Sartre Vs. Nobel. The Arguments Behind the Refusal

 On the 22nd of October 1964, Jean-Paul Sartre (1905-1980) was awarded the Nobel Prize in Literature and refused it. The ceremony held by the Swedish Academy in Stockholm was not attended by the writer. In a public announcement, printed in Le Figaro on the 23rd of October 1964, Sartre expressed his regret at the scandal which his decision had caused in the press and tried to motivate it by private choices. He recalled the fact that he had indeed previously refused the Legion of Honour as well as entry to the Collège de France, and that he would have rejected the Lenin Prize too had it been ever offered to him. As his objective reasons, Sartre held that:

“The confrontation of these two cultures (East and West) must necessarily take the form of a conflict—but this confrontation must occur between men and between cultures, without the intervention of institutions. I myself am deeply affected by the contradiction between the two cultures: I am made up of such contradictions. My sympathies undeniably go to socialism and to what is called the Eastern bloc, but I was born and brought up in a bourgeois family and a bourgeois culture. This permits me to collaborate with all those who seek to bring the two cultures closer together. I nonetheless hope, of course, that “the best man wins.” That is, socialism. (Jean-Paul Sartre explained his refusal to accept the Nobel Prize for Literature in a statement made to the Swedish Press on October 22, which appeared in Le Monde in a French translation approved by Sartre. The following translation into English was made by Richard the NY Times)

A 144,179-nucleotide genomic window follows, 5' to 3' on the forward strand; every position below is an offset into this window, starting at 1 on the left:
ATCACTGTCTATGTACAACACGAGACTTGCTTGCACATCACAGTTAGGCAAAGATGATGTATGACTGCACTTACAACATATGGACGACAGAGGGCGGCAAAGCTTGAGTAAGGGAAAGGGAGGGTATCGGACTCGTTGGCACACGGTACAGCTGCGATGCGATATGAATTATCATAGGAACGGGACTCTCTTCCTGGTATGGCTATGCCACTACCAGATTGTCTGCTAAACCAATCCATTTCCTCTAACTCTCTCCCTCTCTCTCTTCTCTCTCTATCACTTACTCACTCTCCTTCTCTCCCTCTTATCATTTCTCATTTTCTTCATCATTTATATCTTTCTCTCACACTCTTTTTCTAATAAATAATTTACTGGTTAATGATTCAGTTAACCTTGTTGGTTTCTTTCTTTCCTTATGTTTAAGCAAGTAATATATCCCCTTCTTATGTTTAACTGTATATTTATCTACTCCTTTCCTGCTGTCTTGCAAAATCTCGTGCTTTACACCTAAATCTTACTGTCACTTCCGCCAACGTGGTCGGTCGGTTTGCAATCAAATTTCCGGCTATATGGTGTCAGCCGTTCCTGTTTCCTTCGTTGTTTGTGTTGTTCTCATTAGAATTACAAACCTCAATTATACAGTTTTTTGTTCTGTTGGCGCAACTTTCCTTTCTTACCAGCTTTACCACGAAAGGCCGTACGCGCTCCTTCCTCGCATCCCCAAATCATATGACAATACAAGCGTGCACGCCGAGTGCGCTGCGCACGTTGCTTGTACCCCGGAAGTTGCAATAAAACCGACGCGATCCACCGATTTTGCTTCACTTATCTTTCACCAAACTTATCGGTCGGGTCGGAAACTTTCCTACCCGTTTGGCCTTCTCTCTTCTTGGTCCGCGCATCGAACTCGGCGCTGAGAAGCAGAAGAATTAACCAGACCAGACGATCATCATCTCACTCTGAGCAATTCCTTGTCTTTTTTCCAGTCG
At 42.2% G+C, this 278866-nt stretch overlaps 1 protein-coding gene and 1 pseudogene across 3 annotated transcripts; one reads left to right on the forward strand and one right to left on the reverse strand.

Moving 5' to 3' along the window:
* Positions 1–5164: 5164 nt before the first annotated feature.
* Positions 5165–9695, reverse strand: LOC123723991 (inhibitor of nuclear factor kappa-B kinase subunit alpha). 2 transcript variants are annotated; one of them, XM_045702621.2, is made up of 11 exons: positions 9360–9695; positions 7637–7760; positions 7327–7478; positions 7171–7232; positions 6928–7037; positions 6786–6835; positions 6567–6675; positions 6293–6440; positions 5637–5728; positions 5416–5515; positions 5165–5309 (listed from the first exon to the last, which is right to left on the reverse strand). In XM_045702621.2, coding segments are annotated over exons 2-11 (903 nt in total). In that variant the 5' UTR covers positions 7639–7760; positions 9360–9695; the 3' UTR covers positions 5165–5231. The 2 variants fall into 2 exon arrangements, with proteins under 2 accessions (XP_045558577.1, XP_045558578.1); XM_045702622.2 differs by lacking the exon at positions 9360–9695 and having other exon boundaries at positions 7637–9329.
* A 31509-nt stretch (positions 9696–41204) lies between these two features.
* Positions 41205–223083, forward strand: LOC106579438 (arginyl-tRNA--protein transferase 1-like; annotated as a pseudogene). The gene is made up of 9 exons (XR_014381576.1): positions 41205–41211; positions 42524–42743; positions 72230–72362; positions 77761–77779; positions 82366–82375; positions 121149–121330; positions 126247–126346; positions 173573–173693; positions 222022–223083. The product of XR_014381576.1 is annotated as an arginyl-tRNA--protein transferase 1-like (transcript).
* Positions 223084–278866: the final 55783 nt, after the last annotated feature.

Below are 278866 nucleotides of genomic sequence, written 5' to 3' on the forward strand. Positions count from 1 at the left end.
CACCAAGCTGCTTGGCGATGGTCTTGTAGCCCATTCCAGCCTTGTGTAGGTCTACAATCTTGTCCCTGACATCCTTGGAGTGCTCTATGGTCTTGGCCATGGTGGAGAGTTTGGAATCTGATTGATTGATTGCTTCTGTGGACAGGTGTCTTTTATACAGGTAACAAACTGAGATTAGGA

Furthermore, he argued that past Nobel prizes have neglected writers of many ideologies and nations, so he could not fit into an unjust selection system. In a later televised interview, Sartre called the prize being offered to him as a ‘monstrous’ gesture, by which the most established Western institution was prepared to ‘pardon’ him for his previous political allegiances and activism and ‘clear’ his reputation to the world by making him an official bearer of the prize. Ultimately, it all came down to his reputation as a writer who stays true to his ideological choices and who cannot be hypocritically accepting an honour from a Western landmark institution whilst continuing his literary propaganda as if nothing had changed his name and career: “A writer who adopts political, social, or literary positions must act only with the means that are his own—that is, the written word. All the honors he may receive expose his readers to a pressure I do not consider desirable. If I sign myself Jean-Paul Sartre it is not the same thing as if I sign myself Jean-Paul Sartre, Nobel Prizewinner.”

The final argument in support of his refusal was the monetary gain which would have come with the acceptance of the Nobel Prize: 250,000 Swedish crowns would have been around 18,000 pounds at the time, a large amount. Sartre wrote about the problematic situation this honour made him face:

“It is a very heavy burden that the Academy imposes upon the laureate by accompanying its homage with an enormous sum, and this problem has tortured me. Either one accepts the prize and with the prize money can support organizations or movements one considers important—my own thoughts went to the Apartheid committee in London. Or else one declines the prize on generous principles, and thereby deprives such a movement of badly needed support. But I believe this to be a false problem. I obviously renounce the 250,000 crowns because I do not wish to be institutionalized in either East or West. But one cannot be asked on the other hand to renounce, for 250,000 crowns, principles which are not only one’s own, but are shared by all one’s comrades.”

After the awards ceremony, Sartre tried to escape the media by hiding in the house of Simone de Beauvoir’s sister Hélène in Goxwiller, Alsace and isolated himself from public scrutiny. In the same year, he put an end to his literary career with a witty and sarcastic autobiography he called Les mots or Words (1964). In this book, Sartre concluded that he was distancing himself from literature at large as it only represented a bourgeois substitute for real commitment in the world. He wrote Les mots as a way to discover why he had himself become a writer, “claiming that he has undergone a healing process through its writing”. (Sartre Studies International | June 1, 2005 | Gillespie, John 2000 Berghahn Books)